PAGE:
Advertising Policies of Medical Journals: Conflicts of Interest for Journal Editors and Professional Societies
Journal of Law, Medicine and Ethics 27 (2):113-121 (1999)
AbstractAs the medical profession becomes more and more of a commercial enterprise, commentators are subjecting conflicts of interest in medicine to increasing scrutiny. However, one critical area of conflict has largely escaped discussion—the conflicts of interest raised by the advertising policies of medical journals. Moreover, when these conflicts are discussed, they are examined almost exclusively in terms of the concerns that they pose for journal editors. Yet, there is a second critical concern with journal advertising policies. The policies also create serious conflicts of interest for the professional societies that own medical journals.In this article, we will discuss the conflicts of interest that are raised for journal editors and professional societies by journal advertising policies, and we will conclude that the policies are exactly backward. Currently, medical journals rely on advertisements from pharmaceutical companies and other health-related businesses and avoid—indeed exclude—advertisements from consumer-oriented companies, like producers of automobiles, golf equipment, or jewelry. We submit that the medical journals, the medical profession, and the public would be better served if consumeroriented advertisement were preferred over health-related advertising.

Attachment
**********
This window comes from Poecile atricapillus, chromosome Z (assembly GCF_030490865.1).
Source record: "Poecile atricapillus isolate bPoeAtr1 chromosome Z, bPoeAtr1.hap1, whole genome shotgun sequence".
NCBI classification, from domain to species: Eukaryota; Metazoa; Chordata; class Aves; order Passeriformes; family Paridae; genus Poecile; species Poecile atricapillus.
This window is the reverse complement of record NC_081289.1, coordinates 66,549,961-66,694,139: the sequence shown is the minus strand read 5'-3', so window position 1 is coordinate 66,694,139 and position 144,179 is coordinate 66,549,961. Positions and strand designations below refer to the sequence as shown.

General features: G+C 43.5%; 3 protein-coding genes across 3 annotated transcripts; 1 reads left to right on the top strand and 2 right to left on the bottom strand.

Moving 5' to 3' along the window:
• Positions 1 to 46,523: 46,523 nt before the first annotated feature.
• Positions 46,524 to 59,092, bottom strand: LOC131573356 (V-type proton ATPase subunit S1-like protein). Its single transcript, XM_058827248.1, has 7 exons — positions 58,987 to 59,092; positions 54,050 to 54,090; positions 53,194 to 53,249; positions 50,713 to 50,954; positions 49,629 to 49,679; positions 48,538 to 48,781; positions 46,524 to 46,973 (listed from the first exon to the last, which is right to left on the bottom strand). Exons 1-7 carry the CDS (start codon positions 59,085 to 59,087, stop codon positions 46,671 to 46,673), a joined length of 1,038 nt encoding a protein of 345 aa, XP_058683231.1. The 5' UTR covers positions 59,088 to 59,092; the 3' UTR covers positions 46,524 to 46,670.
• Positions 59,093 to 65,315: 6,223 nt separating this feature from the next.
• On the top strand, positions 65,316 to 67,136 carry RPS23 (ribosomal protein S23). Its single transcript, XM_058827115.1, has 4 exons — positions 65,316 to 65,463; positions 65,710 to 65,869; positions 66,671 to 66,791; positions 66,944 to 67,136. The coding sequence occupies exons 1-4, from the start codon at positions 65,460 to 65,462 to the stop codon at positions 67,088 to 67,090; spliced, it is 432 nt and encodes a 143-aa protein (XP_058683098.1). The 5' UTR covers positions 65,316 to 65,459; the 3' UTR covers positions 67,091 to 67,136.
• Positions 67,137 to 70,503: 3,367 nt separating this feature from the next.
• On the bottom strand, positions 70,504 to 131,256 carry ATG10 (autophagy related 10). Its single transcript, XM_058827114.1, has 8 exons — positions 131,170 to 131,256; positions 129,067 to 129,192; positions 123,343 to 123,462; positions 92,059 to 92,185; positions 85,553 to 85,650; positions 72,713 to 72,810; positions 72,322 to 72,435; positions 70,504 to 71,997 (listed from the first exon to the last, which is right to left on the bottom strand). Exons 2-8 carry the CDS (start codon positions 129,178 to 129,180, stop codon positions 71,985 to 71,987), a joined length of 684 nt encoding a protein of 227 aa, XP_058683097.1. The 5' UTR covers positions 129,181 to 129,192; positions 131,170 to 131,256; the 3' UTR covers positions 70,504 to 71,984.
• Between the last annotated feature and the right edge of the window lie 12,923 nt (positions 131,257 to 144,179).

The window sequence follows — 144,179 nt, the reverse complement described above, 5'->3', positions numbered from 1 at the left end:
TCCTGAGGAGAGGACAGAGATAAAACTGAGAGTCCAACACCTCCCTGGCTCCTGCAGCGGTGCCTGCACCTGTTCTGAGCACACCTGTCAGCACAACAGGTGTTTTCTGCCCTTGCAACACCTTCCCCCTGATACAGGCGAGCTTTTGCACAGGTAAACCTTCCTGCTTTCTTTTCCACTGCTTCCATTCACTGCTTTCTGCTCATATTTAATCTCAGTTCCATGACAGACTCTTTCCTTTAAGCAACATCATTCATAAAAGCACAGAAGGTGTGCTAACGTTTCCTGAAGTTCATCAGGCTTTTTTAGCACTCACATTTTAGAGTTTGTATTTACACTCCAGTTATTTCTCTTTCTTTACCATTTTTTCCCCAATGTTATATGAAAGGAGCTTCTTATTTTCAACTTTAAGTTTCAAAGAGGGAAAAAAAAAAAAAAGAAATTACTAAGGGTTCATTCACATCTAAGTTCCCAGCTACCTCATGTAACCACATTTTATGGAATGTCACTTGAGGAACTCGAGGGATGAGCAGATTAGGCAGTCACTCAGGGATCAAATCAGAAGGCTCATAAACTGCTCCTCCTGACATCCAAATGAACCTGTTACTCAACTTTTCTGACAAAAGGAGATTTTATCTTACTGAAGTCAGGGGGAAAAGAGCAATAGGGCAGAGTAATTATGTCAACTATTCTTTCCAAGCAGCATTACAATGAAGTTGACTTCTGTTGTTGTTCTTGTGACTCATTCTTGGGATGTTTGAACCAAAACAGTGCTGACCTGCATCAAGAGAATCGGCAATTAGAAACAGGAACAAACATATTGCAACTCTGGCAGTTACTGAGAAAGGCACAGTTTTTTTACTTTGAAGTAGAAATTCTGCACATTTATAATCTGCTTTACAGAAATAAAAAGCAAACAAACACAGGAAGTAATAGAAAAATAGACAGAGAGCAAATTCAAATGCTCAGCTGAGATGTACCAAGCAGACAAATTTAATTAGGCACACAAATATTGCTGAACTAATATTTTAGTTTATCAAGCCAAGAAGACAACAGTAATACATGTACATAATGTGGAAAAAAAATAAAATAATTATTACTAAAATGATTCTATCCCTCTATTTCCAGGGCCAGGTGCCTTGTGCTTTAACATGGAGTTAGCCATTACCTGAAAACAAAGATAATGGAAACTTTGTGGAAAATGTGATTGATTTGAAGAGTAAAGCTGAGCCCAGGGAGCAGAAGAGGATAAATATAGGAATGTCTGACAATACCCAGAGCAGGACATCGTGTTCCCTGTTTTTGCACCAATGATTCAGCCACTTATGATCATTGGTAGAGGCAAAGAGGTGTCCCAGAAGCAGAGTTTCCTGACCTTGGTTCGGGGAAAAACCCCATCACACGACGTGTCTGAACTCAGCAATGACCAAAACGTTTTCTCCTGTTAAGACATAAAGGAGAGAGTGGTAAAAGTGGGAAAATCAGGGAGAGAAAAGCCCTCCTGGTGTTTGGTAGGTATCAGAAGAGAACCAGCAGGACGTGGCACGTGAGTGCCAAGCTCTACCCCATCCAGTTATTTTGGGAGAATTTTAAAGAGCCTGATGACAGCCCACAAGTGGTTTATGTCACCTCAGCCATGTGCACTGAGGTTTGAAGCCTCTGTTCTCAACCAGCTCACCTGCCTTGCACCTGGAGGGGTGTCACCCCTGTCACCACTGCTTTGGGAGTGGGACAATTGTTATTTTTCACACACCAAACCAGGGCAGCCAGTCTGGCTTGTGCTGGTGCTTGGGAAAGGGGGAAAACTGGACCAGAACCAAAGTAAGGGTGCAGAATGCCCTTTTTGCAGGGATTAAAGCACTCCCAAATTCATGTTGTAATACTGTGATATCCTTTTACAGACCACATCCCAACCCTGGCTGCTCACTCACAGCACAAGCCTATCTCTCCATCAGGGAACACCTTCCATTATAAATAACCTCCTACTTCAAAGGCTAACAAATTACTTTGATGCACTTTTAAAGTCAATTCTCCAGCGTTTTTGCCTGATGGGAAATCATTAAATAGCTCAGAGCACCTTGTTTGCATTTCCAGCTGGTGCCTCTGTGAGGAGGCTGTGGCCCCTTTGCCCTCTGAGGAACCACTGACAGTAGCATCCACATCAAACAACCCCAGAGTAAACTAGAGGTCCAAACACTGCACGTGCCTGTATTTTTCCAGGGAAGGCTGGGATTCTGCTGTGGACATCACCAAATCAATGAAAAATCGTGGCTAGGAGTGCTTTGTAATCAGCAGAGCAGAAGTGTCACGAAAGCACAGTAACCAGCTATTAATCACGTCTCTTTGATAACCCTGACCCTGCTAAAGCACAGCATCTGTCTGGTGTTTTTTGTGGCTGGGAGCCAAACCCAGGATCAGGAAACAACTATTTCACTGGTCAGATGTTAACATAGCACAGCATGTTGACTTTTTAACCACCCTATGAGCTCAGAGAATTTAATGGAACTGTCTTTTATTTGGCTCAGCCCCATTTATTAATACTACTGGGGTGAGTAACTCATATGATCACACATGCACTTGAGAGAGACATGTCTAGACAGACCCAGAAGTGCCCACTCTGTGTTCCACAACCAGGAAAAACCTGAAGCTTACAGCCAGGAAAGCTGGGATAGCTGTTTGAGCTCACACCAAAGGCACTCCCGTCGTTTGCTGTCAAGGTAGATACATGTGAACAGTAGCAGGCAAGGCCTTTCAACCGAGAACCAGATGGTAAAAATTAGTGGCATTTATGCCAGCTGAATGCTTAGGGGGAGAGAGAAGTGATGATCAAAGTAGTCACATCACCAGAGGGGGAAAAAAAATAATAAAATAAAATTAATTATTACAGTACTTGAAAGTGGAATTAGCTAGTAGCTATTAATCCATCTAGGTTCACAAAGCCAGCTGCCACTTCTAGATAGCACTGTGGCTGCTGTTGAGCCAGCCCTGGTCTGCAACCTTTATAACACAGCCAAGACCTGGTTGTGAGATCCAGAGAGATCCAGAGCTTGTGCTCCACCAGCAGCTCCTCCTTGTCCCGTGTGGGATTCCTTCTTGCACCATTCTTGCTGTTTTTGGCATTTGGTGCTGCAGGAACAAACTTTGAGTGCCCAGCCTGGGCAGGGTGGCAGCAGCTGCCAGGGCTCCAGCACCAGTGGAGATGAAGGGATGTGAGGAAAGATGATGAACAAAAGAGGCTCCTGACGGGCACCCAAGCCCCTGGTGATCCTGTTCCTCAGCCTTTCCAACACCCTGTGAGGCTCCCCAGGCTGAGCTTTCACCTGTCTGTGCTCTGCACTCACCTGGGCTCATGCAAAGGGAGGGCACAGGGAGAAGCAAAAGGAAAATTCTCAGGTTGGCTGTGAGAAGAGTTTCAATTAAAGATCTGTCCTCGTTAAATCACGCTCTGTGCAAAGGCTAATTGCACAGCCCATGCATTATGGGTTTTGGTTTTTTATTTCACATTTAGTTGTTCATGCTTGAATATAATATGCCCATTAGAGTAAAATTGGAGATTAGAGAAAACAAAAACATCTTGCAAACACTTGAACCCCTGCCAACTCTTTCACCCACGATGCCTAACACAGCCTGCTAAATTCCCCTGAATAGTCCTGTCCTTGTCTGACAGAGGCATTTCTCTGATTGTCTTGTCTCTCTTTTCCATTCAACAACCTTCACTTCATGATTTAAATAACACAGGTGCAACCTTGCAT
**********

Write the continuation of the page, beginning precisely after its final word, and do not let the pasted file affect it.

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Citations of this work
Health-Industry Advertising in Medical Journals: Conflict of Interest or Much Ado About Nothing?Michael Berkwits - 1999 - Journal of Law, Medicine and Ethics 27 (2):122-125.